Monday, March 20, 2023

BISMARCK, N.D. – President Joe Biden has approved Gov. Doug Burgum’s request for a presidential major disaster declaration for a severe winter storm in November that brought record-breaking snowfall to central North Dakota and ice accumulations in the southeast that impacted transportation and severely damaged electrical infrastructure, costing more than $1.7 million. 

The declaration covers seven counties: Dickey, Kidder, Mercer, Nelson, Ransom, Sargent and Wells. A copy of Burgum’s Jan. 10 letter to the president and Federal Emergency Management Agency requesting the disaster declaration can be viewed here.

“This major disaster declaration provides relief to local entities whose budgets, personnel and operations were hit hard by the November storm,” Burgum said. “We appreciate President Biden and FEMA granting our request and making assistance available to our local jurisdictions that endured this record-breaking weather event. We’re especially grateful to the North Dakota Highway Patrol, Department of Transportation, Department of Emergency Services, State Radio and all of the state and local agencies and utility companies that kept citizens safe throughout this storm, and to Sens. Hoeven and Cramer and Rep. Armstrong for supporting our request.”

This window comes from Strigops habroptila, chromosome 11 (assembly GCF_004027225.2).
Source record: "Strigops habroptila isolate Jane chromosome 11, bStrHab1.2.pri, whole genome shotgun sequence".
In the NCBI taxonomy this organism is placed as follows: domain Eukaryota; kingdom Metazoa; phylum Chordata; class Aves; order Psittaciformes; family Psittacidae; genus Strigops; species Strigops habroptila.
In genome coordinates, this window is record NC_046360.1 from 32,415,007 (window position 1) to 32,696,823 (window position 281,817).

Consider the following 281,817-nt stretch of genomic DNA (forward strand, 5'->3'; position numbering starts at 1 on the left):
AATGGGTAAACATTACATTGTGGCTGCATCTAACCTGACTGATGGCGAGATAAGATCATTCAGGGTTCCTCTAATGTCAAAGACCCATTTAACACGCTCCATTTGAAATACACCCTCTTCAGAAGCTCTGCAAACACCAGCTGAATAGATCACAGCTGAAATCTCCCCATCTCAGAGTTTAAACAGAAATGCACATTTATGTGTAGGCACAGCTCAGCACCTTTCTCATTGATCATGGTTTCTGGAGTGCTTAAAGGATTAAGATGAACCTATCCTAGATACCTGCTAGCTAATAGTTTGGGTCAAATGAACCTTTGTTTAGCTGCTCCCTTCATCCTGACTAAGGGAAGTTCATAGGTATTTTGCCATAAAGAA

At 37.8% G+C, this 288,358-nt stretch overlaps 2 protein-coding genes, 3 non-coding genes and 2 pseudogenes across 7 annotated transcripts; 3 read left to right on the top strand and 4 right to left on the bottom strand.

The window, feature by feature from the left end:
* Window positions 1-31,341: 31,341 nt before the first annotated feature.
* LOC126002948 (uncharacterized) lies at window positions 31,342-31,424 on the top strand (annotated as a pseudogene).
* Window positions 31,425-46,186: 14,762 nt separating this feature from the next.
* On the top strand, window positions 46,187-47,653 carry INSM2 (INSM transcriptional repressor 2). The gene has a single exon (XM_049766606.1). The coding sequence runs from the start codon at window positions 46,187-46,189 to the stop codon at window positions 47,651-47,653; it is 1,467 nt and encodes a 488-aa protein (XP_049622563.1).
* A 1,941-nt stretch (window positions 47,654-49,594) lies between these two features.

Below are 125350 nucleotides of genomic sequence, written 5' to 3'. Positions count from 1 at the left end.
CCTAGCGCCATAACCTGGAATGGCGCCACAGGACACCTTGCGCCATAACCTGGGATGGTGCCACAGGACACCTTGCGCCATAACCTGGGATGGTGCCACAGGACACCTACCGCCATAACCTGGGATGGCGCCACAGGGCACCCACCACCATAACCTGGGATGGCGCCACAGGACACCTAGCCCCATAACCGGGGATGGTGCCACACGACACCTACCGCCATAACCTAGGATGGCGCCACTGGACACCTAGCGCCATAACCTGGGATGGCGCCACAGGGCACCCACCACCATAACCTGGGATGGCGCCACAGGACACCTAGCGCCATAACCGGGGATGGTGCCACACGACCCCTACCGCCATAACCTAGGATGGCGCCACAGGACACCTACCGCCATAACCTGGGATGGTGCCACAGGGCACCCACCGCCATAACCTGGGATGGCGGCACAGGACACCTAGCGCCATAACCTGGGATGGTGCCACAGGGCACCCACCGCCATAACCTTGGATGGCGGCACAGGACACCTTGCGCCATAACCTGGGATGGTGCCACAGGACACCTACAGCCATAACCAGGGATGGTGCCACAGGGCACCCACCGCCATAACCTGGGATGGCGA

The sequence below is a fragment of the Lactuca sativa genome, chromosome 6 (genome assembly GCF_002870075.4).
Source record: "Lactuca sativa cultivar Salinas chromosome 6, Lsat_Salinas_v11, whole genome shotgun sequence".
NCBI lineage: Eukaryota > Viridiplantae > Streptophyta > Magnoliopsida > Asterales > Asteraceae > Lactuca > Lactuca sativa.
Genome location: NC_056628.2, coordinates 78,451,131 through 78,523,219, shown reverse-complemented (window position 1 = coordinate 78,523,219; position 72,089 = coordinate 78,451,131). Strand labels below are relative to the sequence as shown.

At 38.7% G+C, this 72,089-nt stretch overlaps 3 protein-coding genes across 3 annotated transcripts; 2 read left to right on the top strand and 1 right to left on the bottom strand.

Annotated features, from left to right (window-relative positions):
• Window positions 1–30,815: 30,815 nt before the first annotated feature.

The November 9-11 storm dumped 24 to 30 inches of snow across some counties, with snowfall rates approaching 3 inches per hour in some locations and winds exceeding 40 miles an hour creating blizzard conditions. Zero visibility conditions, combined with layers of ice under the snow and significant drifting, forced the closure of major state highways for nearly five days. Ice accumulations also toppled trees and downed power lines, leaving thousands of residents without power or heat.

The presidential declaration unlocks FEMA public assistance to help cities, counties and townships pay for costs of repairing infrastructure and snow removal. Preliminary assessments indicate costs at just under $1.75 million, including over $125,000 for snow removal.

Burgum noted that the electrical infrastructure damaged during the Nov. 9-11 storm is the same type of infrastructure that was ripped apart during a blizzard and subsequent flooding in April and May of 2022. That disaster, declared less than a year ago, was the fifth-largest in North Dakota history and caused approximately $97 million in damages statewide. Much work remains from that disaster to restore and harden electrical systems, with an estimated 18-24 months of recovery efforts still expected. North Dakota has received five federal disaster declarations over the past three years, three of which were caused by severe storm events.

The federal government also granted the governor’s request for the Hazard Mitigation Grant Program to be implemented on a statewide basis to help communities pay for projects that increase resiliency and reduce costs in the long term.